1991-1993 Porsche 911 Turbo, America, and Turbo S
Porsche prices may have been ascending to unheard-of heights in the late 1980s and early '90s, but it's fair to say that the cars were giving buyers more for their money.
The price of the 1991 Carrera 4 coupe in the U.S. had risen above $70,000 to start.
Take the 1991 edition of the fabled Porsche 911 Turbo. Back after another year-long furlough, it mixed old and new by combining the 964 body with the trademark 930 whale tail, ultra-wide back wheelarches, and 3.3-liter engine. Wheels were now 17-inch Speedline alloys spreading seven inches wide up front and nine inches in back.
All wore purpose-designed Z-rated Bridgestone Expedia S-1 tires measuring 205/50 fore and 255/40 aft. As usual, springs, shocks, anti-roll bars, and rear semi-trailing arms were all beefed-up from Carrera specs. Best of all, ABS was finally standard for this super-fast car that needed it more than ever.
The 1991 Porsche Turbo outpowered its '89 predecessor thanks to a 50 percent larger intercooler, a bigger blower with lower-mass turbine wheel, cleaner and smoother intake passages, and a new low-restriction exhaust system with three-way catalytic converter and a separate catalyst for the turbo's bypass valve. All this added 23 horses for a thumping 315 total in U.S. form; torque improved some 14 percent to 332 pound-feet, though it peaked 500 rpm higher, at 4,500.
Even better, given the world's rising environmental consciousness, this Turbo was cleaner at the tailpipe and easier on the ears. A five-speed manual transmission remain mandatory but was beefed up via stouter and wider ring and pinion gears to improve durability with the added power. Also new was an optional limited-slip differential, providing a 20 percent lock with throttle on and up to 100 percent with throttle off.
Final drive was unchanged, but the '91 Turbo had a 0.36 drag coefficient (down from 0.39), reflecting the smoother 964 styling, so official top speed was up 11 mph to 168. Claimed acceleration improved, too, with 0-60 available in 4.8 seconds instead of 5.3. Typically, Road & Track bettered Porsche's numbers with 4.6 seconds to 60 and a 12.9-second quarter-mile. "Suffice to say that the ['91] Turbo...is the quickest factory Porsche we've ever tested."
Alas, the '91 Turbo was also one of the priciest Porsche 911s ever, with a startling U.S. base list of $95,000. Regular models were still escalating as well. A Carrera 2 coupe now started at $60,700, a C4 Cabrio at $80,600. Tiptronic added a steep $2,750 and the usual plethora of options could run up final tabs faster than a Turbo peeling off the line.
All the more curious, then, that an even costlier Carrera 2 Cabrio bowed in the United States for 1992. Porsche called it America. Press releases struggled to paint a link to Max Hoffman's like-named Porsche 356 of 40 years before. And at $87,900 to start, the new America "Roadster," as it was euphemistically labeled, was just as expensive in relative terms.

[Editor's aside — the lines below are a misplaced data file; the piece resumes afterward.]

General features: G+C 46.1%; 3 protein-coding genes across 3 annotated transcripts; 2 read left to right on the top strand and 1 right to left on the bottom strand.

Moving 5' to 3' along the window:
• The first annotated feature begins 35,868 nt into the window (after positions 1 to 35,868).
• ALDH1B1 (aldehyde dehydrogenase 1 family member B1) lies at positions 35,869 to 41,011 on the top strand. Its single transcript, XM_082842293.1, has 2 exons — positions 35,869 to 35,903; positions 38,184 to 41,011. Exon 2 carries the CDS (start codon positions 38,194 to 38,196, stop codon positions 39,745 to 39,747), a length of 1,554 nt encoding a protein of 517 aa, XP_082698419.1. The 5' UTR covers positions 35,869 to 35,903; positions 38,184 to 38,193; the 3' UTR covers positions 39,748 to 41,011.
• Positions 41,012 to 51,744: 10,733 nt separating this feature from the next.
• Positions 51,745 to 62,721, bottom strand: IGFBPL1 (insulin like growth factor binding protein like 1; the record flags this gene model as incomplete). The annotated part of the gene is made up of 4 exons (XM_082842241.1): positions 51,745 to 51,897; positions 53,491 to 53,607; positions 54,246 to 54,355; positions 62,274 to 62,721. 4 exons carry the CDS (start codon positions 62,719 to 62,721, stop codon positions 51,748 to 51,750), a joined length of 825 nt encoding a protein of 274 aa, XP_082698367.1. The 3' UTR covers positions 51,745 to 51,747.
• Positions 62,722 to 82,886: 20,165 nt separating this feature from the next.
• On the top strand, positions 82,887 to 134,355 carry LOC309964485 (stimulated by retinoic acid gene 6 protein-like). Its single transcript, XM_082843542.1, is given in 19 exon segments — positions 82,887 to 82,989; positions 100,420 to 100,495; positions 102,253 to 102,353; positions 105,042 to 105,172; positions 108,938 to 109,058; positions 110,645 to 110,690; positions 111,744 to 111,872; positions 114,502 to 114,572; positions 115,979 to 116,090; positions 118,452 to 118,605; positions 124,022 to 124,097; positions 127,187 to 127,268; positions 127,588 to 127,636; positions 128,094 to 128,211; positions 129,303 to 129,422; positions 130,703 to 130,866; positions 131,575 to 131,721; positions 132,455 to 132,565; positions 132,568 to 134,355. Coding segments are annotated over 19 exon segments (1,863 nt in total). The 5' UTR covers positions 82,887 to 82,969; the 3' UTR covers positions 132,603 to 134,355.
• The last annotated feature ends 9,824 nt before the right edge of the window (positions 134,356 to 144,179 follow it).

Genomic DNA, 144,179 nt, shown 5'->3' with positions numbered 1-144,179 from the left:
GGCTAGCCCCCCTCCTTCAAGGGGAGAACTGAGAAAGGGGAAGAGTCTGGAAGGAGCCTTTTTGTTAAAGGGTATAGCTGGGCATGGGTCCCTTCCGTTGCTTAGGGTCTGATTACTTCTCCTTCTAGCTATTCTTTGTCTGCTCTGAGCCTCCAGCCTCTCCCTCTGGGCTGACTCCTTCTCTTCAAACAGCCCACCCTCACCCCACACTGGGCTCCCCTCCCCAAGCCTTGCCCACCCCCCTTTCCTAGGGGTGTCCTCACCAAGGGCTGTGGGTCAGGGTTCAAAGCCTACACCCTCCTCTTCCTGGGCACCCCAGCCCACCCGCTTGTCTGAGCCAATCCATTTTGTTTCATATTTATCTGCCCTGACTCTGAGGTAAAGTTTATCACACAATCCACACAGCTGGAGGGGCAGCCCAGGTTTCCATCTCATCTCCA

The Porsche Turbo engine returned for 1991 in more potent 964-based models.
But this was no "stripper," delivering Turbo-style body, suspension, brakes, and tires, plus all the Carrera's comforts and conveniences -- even a power top. Still, a $15,000 premium over the regular Cabrio struck even Porsche's well-heeled customers as gouging.
Also parked outside the millionaire's club -- at least in Europe -- was a new Turbo S coupe (a.k.a. Turbo S2). Only 80 were built, all in calendar 1992. Where the America convertible was allegedly inspired by the near-stock 911s running in the European "Carrera 2 Cup" series (inaugurated in 1990), the impetus for this more powerful Turbo was the American IMSA Supercar Series, where blown Porsche 911s piloted by Hurley Haywood claimed the championship in 1991 and again in '92.
IMSA mandated that certain critical racing components be offered for the street. The Turbo S was built to satisfy the rule, but ironically the model wasn't street-legal in the United States and thus wasn't exported here.
Frankly, at a towering $180,000 it was none too affordable anywhere. But for those who could see their way, the Turbo S had plenty of will. Appropriate for a car built to be raced, it dispensed with nonessentials to save more than 400 pounds in curb weight. A larger and more efficient intercooler, freer-breathing turbo, and wilder cams produced a modest horsepower increase from 315 to 322 at a higher 6,200 rpm; torque also improved, going from 332 at 4500 to 354 at 4800.
To cope with the extra low-end grunt, Porsche specified wider wheels of 18-inch diameter wrapped with jumbo 235/40 tires fore and 265/35s aft -- Z-rated, of course. Other upgrades included the chassis modifications implied by a claimed 180-mph top speed -- up 12 mph from the standard Turbo -- plus twin oil coolers and a long-distance 24.5-gallon fuel tank.
The '92 Turbo S was something of a handful even for the likes of Paul Frere, the astute Le Mans-winning race driver and engineer turned journalist. As he wrote in Road & Track: "Most of the time, the car corners as if on the proverbial rails...It is, of course, possible to induce power oversteer, but to achieve that, you must be not only very brave, but also very accurate in your anticipation of full turbo boost. Let the boost come in too late, and you fail; let it come in too soon, and you are in trouble. On less than smooth surfaces, driving really fast requires a lot of attention as the combination of very hard suspension and wide, ultralow-profile tires . . . tends to make the car deviate from its course." In short, a Porsche 911 Turbo could still be a raging bull.
The 1992 Porsche 911 Turbo S was an 80-unit special for Europe only.
Check out the complete story of Porsche cars, including these fabulous models:
|Porsche 924, 944, 968
||Porsche 928||Porsche 959|
|Porsche Boxster||Porsche Cayenne||Porsche Cayman|
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